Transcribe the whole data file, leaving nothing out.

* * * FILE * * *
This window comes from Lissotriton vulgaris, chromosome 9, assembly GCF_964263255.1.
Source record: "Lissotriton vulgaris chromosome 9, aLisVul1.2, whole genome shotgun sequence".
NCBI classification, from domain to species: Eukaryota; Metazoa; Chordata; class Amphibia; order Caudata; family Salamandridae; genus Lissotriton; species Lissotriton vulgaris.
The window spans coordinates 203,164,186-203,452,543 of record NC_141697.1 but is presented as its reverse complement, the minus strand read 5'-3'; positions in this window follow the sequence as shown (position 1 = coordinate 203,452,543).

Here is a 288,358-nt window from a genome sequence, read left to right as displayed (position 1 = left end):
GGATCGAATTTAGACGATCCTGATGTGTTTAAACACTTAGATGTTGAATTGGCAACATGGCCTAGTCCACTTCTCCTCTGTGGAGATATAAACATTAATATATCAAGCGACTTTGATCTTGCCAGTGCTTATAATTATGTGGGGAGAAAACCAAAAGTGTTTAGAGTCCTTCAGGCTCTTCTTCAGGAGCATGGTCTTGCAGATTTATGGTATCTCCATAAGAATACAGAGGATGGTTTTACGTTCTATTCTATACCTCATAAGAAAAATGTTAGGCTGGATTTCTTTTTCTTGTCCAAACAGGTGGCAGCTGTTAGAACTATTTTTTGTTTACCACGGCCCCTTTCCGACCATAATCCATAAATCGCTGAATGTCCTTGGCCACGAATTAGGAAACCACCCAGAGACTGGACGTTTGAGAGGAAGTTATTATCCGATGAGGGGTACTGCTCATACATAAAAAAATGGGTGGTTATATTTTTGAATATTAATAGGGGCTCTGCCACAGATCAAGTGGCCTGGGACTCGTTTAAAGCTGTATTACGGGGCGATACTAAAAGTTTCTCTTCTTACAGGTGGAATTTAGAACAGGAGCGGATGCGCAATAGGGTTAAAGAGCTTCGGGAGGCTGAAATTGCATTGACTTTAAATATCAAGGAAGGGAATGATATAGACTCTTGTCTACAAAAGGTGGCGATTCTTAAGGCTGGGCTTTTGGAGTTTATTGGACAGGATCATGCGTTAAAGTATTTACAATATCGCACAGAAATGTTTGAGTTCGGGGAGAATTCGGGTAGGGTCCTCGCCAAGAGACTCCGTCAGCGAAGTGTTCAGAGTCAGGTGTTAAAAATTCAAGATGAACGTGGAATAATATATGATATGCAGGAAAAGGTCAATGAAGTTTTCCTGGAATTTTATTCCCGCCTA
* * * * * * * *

This window comes from Lissotriton vulgaris, chromosome 9, assembly GCF_964263255.1.
Source record: "Lissotriton vulgaris chromosome 9, aLisVul1.2, whole genome shotgun sequence".
NCBI classification, from domain to species: Eukaryota; Metazoa; Chordata; class Amphibia; order Caudata; family Salamandridae; genus Lissotriton; species Lissotriton vulgaris.
The window spans coordinates 203,164,186-203,452,543 of record NC_141697.1 but is presented as its reverse complement, the minus strand read 5'-3'; positions in this window follow the sequence as shown (position 1 = coordinate 203,452,543).

Here is a 288,358-nt window from a genome sequence, read left to right as displayed (position 1 = left end):
GGATCGAATTTAGACGATCCTGATGTGTTTAAACACTTAGATGTTGAATTGGCAACATGGCCTAGTCCACTTCTCCTCTGTGGAGATATAAACATTAATATATCAAGCGACTTTGATCTTGCCAGTGCTTATAATTATGTGGGGAGAAAACCAAAAGTGTTTAGAGTCCTTCAGGCTCTTCTTCAGGAGCATGGTCTTGCAGATTTATGGTATCTCCATAAGAATACAGAGGATGGTTTTACGTTCTATTCTATACCTCATAAGAAAAATGTTAGGCTGGATTTCTTTTTCTTGTCCAAACAGGTGGCAGCTGTTAGAACTATTTTTTGTTTACCACGGCCCCTTTCCGACCATAATCCATAAATCGCTGAATGTCCTTGGCCACGAATTAGGAAACCACCCAGAGACTGGACGTTTGAGAGGAAGTTATTATCCGATGAGGGGTACTGCTCATACATAAAAAAATGGGTGGTTATATTTTTGAATATTAATAGGGGCTCTGCCACAGATCAAGTGGCCTGGGACTCGTTTAAAGCTGTATTACGGGGCGATACTAAAAGTTTCTCTTCTTACAGGTGGAATTTAGAACAGGAGCGGATGCGCAATAGGGTTAAAGAGCTTCGGGAGGCTGAAATTGCATTGACTTTAAATATCAAGGAAGGGAATGATATAGACTCTTGTCTACAAAAGGTGGCGATTCTTAAGGCTGGGCTTTTGGAGTTTATTGGACAGGATCATGCGTTAAAGTATTTACAATATCGCACAGAAATGTTTGAGTTCGGGGAGAATTCGGGTAGGGTCCTCGCCAAGAGACTCCGTCAGCGAAGTGTTCAGAGTCAGGTGTTAAAAATTCAAGATGAACGTGGAATAATATATGATATGCAGGAAAAGGTCAATGAAGTTTTCCTGGAATTTTATTCCCGCCTA